A federal income tax return usually must be filed for a child whose income included
investment income, such as interest and dividends, and totals more than $650. This
discussion will explain two special rules affecting the tax on certain investment income
of a child under age 14.
Under the first special rule, you may be able to avoid having to file a tax return for
your child by including the child's income on your tax return. You can choose to do this
if all of the following conditions are met:
- Your child was under age 14 on January 1, 1998,
- Your child had income only from interest and dividends, including Alaska Permanent Fund
- The interest and dividend income was less than $6,500,
- No estimated tax payments were made for 1997 and no 1996 tax overpayment was applied to
1997 under your child's name and social security number,
- No federal income tax was withheld from your child's income under backup withholding;
- Your child is required to file a return for 1997 unless you make this election.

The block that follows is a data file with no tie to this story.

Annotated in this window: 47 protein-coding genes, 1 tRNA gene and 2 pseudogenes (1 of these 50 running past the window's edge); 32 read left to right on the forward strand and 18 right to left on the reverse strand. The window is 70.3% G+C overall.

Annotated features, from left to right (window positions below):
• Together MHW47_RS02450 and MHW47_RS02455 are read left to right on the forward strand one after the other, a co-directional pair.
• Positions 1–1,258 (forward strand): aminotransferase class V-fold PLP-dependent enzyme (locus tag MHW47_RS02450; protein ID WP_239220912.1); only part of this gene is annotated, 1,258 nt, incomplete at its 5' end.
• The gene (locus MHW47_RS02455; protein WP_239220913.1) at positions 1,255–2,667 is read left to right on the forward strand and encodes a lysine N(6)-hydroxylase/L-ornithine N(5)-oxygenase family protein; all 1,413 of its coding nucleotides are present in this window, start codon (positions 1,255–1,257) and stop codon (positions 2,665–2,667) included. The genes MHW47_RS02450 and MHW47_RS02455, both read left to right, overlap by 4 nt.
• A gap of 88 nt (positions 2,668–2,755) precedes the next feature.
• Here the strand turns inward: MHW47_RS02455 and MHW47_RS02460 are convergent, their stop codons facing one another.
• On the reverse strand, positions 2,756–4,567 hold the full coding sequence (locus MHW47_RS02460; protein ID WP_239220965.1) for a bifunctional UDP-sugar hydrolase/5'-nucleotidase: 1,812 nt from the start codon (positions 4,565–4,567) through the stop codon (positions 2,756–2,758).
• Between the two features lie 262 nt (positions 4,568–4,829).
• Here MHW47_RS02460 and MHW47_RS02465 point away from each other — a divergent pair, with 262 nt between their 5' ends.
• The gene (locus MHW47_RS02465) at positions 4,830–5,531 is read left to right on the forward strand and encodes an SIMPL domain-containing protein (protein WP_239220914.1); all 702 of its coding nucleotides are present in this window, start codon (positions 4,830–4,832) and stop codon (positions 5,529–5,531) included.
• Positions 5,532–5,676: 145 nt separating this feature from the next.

If you do not file a joint return with the child's other parent, get Publication
929 to find out which parent's return may include the child's income.
To make this choice, attach Form 8814, Parent's
Election to Report Child's Interest and Dividends, to your Form
The second special rule may apply if an income tax return is filed for the child. Under
this rule, part of the child's investment income may be taxed at the parent's rate for
- The child was under age 14 on January 1, 1998,
- The child's investment income for 1996 was more than $1,300; and
- The child is required to file a tax return for 1997.
The child's tax is figured on Form 8615.
This form must be attached to the child's tax return.
For more information on this topic, order Publication 929, Tax
Rules for Children and Dependents, by calling 1-800-829-3676.
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